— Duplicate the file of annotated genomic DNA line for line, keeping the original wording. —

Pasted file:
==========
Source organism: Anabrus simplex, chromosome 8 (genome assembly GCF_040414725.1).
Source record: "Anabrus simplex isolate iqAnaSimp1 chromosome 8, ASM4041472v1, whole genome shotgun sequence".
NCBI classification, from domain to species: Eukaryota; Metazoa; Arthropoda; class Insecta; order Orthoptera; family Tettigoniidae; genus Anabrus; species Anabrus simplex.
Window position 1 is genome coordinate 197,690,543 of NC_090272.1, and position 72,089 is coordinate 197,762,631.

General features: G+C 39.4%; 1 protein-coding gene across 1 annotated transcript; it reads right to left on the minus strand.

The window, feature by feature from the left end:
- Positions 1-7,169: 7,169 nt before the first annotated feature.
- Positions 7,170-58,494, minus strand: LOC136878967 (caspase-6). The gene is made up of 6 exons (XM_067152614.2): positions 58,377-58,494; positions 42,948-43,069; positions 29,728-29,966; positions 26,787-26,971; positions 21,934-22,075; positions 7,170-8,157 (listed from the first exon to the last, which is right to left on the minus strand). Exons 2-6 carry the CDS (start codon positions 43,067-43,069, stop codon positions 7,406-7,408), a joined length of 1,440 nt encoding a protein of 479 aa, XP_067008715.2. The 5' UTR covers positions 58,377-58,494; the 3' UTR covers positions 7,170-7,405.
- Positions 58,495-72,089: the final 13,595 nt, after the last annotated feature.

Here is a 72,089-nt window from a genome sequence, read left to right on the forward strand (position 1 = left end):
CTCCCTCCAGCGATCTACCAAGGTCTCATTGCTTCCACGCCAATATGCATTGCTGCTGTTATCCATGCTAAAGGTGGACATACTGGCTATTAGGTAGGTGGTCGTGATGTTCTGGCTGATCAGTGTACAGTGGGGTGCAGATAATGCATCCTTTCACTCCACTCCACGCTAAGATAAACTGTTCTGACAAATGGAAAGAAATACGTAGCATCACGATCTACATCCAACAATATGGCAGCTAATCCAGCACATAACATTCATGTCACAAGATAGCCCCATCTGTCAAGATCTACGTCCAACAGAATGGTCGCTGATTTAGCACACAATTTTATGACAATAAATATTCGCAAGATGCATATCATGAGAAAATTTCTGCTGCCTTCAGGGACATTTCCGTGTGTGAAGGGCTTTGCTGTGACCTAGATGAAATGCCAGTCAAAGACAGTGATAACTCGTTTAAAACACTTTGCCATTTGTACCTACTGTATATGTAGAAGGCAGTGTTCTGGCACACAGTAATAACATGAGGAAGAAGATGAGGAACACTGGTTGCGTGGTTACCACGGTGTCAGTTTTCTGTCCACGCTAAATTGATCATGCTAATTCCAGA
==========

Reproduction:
Source organism: Anabrus simplex, chromosome 8 (genome assembly GCF_040414725.1).
Source record: "Anabrus simplex isolate iqAnaSimp1 chromosome 8, ASM4041472v1, whole genome shotgun sequence".
NCBI classification, from domain to species: Eukaryota; Metazoa; Arthropoda; class Insecta; order Orthoptera; family Tettigoniidae; genus Anabrus; species Anabrus simplex.
Window position 1 is genome coordinate 197,690,543 of NC_090272.1, and position 72,089 is coordinate 197,762,631.

General features: G+C 39.4%; 1 protein-coding gene across 1 annotated transcript; it reads right to left on the minus strand.

The window, feature by feature from the left end:
- Positions 1-7,169: 7,169 nt before the first annotated feature.
- Positions 7,170-58,494, minus strand: LOC136878967 (caspase-6). The gene is made up of 6 exons (XM_067152614.2): positions 58,377-58,494; positions 42,948-43,069; positions 29,728-29,966; positions 26,787-26,971; positions 21,934-22,075; positions 7,170-8,157 (listed from the first exon to the last, which is right to left on the minus strand). Exons 2-6 carry the CDS (start codon positions 43,067-43,069, stop codon positions 7,406-7,408), a joined length of 1,440 nt encoding a protein of 479 aa, XP_067008715.2. The 5' UTR covers positions 58,377-58,494; the 3' UTR covers positions 7,170-7,405.
- Positions 58,495-72,089: the final 13,595 nt, after the last annotated feature.

Here is a 72,089-nt window from a genome sequence, read left to right on the forward strand (position 1 = left end):
CTCCCTCCAGCGATCTACCAAGGTCTCATTGCTTCCACGCCAATATGCATTGCTGCTGTTATCCATGCTAAAGGTGGACATACTGGCTATTAGGTAGGTGGTCGTGATGTTCTGGCTGATCAGTGTACAGTGGGGTGCAGATAATGCATCCTTTCACTCCACTCCACGCTAAGATAAACTGTTCTGACAAATGGAAAGAAATACGTAGCATCACGATCTACATCCAACAATATGGCAGCTAATCCAGCACATAACATTCATGTCACAAGATAGCCCCATCTGTCAAGATCTACGTCCAACAGAATGGTCGCTGATTTAGCACACAATTTTATGACAATAAATATTCGCAAGATGCATATCATGAGAAAATTTCTGCTGCCTTCAGGGACATTTCCGTGTGTGAAGGGCTTTGCTGTGACCTAGATGAAATGCCAGTCAAAGACAGTGATAACTCGTTTAAAACACTTTGCCATTTGTACCTACTGTATATGTAGAAGGCAGTGTTCTGGCACACAGTAATAACATGAGGAAGAAGATGAGGAACACTGGTTGCGTGGTTACCACGGTGTCAGTTTTCTGTCCACGCTAAATTGATCATGCTAATTCCAGA